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Sussex Conversations go global

From left to right Dr Alison Evans (Overseas Development Institute), Right Hon Clare Short, Sarah Montague (Chair), Professor Sir Harry Kroto.

The fourth in the Sussex Conversations series took place at the Royal Institution on 8 March as Sarah Montague of BBC Radio 4’s ‘Today’ programme chaired a debate on global politics, economics and the environment.

On the panel were chemist Professor Sir Harry Kroto, the former Secretary of State for International Development, the Rt Hon Clare Short, and Dr Alison Evans of the Overseas Development Institute.

The respondents from the University of Sussex were economist Professor Alan Winters, migration expert Professor Richard Black and Martin Todd, Professor of Climate Change.

The debate looked at how the global economy is changing and developing and what the implications will be for international development. It considered the roles of technological solutions and social adaption in dealing with climate change. Changes in global migration patterns and the implications for human rights were also addressed.

The discussion attracted a large audience of alumni, friends and members of the public, as well as staff within the University and Sussex students, for whom special coach travel was provided.

Questions and debate from the audience were lively, covering issues about globalisation, opportunities created by technology and how new governance models could be created.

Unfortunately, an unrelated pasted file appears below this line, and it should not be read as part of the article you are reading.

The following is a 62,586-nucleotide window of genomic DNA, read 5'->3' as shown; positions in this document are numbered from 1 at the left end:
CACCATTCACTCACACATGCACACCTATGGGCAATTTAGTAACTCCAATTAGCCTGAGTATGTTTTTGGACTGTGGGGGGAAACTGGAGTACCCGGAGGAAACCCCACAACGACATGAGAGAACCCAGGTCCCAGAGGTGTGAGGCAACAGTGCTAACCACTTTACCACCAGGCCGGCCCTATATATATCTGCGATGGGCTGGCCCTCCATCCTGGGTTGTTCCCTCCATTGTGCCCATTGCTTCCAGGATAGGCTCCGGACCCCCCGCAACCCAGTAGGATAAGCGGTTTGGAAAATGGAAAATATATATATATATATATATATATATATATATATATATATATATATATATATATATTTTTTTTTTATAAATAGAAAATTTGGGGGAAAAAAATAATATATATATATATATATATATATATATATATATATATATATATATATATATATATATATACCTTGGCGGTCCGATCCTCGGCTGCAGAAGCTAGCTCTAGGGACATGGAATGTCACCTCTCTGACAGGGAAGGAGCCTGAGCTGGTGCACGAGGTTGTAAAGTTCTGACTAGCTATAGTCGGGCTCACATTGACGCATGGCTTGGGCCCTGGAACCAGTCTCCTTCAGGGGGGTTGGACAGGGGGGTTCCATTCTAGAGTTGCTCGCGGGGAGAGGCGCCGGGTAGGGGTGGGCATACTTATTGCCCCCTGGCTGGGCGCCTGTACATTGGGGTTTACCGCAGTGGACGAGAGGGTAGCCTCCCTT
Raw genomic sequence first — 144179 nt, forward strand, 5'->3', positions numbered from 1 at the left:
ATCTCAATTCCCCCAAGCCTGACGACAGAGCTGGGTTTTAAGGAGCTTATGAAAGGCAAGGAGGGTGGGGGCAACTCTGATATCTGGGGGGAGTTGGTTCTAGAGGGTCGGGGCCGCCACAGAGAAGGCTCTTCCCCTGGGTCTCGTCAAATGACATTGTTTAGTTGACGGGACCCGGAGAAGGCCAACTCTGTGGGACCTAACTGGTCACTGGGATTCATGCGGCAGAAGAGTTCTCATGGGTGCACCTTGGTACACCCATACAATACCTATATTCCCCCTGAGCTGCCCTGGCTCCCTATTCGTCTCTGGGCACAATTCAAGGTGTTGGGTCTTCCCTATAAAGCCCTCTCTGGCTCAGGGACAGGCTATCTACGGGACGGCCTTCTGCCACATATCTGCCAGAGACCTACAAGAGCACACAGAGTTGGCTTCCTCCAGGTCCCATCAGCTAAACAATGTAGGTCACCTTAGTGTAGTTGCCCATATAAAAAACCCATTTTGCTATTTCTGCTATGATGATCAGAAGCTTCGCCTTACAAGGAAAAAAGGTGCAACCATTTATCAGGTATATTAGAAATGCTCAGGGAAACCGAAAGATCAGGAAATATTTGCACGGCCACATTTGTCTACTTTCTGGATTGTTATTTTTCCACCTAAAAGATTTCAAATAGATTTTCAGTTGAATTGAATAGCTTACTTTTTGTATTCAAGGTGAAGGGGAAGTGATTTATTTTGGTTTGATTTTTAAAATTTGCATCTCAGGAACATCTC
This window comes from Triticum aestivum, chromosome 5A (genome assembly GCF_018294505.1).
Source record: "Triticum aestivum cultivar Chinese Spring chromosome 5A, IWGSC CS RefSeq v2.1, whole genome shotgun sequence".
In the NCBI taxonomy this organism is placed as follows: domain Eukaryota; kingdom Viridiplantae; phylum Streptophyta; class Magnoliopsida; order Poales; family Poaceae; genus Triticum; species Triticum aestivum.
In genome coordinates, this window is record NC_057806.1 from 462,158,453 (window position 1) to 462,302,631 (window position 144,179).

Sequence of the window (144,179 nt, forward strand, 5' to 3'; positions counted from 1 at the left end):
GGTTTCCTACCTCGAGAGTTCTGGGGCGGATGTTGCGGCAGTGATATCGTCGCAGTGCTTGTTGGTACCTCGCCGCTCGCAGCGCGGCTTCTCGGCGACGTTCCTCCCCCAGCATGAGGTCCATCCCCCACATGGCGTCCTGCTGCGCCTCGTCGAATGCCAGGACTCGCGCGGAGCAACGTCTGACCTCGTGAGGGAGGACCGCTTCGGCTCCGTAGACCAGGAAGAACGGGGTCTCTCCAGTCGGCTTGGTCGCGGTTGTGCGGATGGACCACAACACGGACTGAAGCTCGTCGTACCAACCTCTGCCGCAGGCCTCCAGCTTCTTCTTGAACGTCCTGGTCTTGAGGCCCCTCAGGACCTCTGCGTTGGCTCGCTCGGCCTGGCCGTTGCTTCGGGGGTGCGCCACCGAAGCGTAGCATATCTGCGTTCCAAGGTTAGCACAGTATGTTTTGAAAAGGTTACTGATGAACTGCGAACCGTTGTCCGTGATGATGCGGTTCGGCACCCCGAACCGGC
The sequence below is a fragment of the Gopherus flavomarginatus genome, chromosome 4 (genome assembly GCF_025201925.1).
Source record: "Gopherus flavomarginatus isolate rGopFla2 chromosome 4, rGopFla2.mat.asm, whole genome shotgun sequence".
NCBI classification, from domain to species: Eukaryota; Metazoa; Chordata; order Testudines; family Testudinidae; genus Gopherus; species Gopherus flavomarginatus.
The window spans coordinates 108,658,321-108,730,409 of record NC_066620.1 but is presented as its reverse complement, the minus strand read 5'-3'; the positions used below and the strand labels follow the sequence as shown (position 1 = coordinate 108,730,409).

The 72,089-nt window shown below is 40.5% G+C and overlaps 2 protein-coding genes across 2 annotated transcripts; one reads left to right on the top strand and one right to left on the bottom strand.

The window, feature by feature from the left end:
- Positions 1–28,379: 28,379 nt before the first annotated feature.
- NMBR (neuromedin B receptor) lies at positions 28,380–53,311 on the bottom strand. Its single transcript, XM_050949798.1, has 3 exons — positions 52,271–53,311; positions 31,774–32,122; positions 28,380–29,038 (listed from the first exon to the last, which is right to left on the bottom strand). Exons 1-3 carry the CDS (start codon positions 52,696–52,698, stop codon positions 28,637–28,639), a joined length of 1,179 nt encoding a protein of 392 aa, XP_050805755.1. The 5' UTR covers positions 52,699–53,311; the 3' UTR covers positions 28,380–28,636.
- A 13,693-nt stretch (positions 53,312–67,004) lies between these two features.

The Vice-Chancellor, Professor Michael Farthing, said: “This was an exceptional debate - addressing major world issues and bringing Sussex expertise and experienced external perspectives together.

“The skill of Sarah Montague as chair in drawing out the very best from our high-profile external guests and our internal commentators was outstanding."

The Conversation was broadcast live on the University web pages, with students from Informatics operating backstage with cameras and sound equipment to record and enable the broadcast under the supervision of Dr Phil Watten and external director Allie Wharf.

Debate took place on Twitter as well, with questions fed in from Twitter users to the panel in real time using the hashtag - #sussexconvo - that operates for all Sussex Conversations.

The events are organised and managed by the Development and Alumni Relations Office as part of the celebration of the University’s 50th anniversary. Two more Conversations remain in the six-strong series, each of which is based on one of the Sussex research themes.

A video of the Conversation will shortly be uploaded onto the Sussex website. Recordings of the previous Sussex Conversations so far and details of the next two are available at the Fifty years web pages.


Posted on behalf of: Development and Alumni Relations Office
Last updated: Wednesday, 14 March 2012

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